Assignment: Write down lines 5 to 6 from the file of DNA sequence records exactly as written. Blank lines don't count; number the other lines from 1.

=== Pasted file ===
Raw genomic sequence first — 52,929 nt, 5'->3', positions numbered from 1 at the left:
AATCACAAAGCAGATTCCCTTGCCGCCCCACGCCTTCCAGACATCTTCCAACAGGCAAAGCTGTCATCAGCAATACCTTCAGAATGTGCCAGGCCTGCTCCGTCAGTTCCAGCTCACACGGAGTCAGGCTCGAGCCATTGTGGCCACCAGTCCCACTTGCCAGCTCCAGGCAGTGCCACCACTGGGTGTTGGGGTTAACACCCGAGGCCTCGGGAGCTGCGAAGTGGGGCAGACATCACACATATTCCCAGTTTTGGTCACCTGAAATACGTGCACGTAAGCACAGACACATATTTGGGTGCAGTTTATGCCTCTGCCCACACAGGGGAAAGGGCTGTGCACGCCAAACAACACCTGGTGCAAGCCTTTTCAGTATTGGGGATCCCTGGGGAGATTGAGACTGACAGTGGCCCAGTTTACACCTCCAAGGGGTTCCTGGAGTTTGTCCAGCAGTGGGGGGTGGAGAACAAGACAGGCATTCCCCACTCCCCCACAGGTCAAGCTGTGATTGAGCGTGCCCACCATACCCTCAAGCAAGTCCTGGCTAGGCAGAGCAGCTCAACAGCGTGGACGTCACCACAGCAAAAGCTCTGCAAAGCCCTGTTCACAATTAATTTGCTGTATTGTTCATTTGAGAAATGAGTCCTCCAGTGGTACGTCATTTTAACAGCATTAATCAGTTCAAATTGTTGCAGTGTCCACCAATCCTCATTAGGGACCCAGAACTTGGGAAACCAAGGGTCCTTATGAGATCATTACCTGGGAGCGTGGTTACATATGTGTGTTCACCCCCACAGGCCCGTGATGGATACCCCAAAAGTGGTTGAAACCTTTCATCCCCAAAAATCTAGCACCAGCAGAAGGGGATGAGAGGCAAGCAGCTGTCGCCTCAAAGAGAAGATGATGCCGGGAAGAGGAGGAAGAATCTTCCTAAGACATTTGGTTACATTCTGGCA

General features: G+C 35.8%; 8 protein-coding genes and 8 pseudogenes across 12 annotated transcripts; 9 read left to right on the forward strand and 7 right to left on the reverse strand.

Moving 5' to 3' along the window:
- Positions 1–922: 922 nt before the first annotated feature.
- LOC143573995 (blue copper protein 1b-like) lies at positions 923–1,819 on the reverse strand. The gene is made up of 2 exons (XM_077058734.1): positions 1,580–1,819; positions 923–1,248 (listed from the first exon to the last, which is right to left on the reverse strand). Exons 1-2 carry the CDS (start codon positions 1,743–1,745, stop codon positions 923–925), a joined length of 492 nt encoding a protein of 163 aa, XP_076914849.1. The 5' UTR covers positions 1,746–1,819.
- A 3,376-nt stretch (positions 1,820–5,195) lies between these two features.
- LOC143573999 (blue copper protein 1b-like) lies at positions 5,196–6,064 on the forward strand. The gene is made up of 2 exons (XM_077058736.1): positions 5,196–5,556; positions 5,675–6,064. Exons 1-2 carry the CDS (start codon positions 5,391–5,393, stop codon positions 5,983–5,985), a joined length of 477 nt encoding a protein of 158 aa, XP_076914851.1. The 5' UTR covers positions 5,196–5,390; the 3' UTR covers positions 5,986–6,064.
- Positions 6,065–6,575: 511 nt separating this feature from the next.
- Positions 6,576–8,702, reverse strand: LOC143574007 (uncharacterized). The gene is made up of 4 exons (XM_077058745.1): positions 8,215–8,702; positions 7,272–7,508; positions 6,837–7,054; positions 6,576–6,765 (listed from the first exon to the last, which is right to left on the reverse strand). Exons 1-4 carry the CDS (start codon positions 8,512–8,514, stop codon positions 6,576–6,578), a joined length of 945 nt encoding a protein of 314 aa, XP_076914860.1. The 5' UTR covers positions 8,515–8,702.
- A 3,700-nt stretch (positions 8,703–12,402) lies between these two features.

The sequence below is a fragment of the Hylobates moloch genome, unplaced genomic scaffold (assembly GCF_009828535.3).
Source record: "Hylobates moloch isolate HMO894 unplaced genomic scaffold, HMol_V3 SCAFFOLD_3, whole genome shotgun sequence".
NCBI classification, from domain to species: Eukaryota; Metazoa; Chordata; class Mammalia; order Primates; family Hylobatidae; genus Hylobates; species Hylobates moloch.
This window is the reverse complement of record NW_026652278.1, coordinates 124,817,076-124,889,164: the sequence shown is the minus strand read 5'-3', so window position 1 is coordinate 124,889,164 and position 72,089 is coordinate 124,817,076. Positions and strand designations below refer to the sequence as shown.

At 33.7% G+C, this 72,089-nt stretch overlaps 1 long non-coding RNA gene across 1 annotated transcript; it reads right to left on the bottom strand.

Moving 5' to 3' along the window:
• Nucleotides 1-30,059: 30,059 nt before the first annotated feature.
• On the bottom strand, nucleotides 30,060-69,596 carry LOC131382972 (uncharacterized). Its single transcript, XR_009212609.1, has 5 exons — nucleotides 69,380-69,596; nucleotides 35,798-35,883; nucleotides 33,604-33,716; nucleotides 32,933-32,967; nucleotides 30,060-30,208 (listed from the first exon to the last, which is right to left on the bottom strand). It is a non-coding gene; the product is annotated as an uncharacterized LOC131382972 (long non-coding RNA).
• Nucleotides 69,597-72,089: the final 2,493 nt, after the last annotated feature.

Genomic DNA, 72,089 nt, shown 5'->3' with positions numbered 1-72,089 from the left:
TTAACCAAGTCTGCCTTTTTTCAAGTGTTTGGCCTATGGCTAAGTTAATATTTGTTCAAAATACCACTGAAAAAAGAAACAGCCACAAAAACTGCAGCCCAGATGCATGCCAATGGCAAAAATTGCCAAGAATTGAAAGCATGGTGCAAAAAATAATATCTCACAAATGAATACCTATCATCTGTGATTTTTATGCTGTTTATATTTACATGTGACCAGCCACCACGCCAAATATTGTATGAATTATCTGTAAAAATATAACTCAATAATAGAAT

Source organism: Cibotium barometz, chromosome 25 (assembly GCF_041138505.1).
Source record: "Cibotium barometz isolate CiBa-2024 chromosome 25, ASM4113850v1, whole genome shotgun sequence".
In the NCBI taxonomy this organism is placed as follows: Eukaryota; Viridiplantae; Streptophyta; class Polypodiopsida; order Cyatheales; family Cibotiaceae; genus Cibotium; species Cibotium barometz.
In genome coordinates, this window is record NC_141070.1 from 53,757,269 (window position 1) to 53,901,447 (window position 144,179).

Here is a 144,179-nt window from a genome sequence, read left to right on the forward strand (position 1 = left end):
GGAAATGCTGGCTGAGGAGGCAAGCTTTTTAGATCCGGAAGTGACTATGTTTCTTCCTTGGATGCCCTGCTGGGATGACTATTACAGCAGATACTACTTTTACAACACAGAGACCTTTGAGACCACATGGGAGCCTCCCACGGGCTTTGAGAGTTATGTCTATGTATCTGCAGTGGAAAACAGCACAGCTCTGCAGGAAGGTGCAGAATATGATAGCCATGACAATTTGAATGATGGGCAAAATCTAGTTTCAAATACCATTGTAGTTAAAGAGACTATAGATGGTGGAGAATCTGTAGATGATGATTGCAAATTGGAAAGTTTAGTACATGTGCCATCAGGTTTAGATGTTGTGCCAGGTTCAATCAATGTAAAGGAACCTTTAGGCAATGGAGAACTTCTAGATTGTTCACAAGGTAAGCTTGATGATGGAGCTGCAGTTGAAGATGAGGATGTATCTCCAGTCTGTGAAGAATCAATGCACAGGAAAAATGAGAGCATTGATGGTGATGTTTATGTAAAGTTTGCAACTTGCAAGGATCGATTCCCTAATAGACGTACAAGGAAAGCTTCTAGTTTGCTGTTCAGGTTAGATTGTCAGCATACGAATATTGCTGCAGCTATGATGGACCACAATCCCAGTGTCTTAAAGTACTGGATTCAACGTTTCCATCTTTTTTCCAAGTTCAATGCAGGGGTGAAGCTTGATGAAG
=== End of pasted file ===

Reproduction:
- Positions 1–922: 922 nt before the first annotated feature.
- LOC143573995 (blue copper protein 1b-like) lies at positions 923–1,819 on the reverse strand. The gene is made up of 2 exons (XM_077058734.1): positions 1,580–1,819; positions 923–1,248 (listed from the first exon to the last, which is right to left on the reverse strand). Exons 1-2 carry the CDS (start codon positions 1,743–1,745, stop codon positions 923–925), a joined length of 492 nt encoding a protein of 163 aa, XP_076914849.1. The 5' UTR covers positions 1,746–1,819.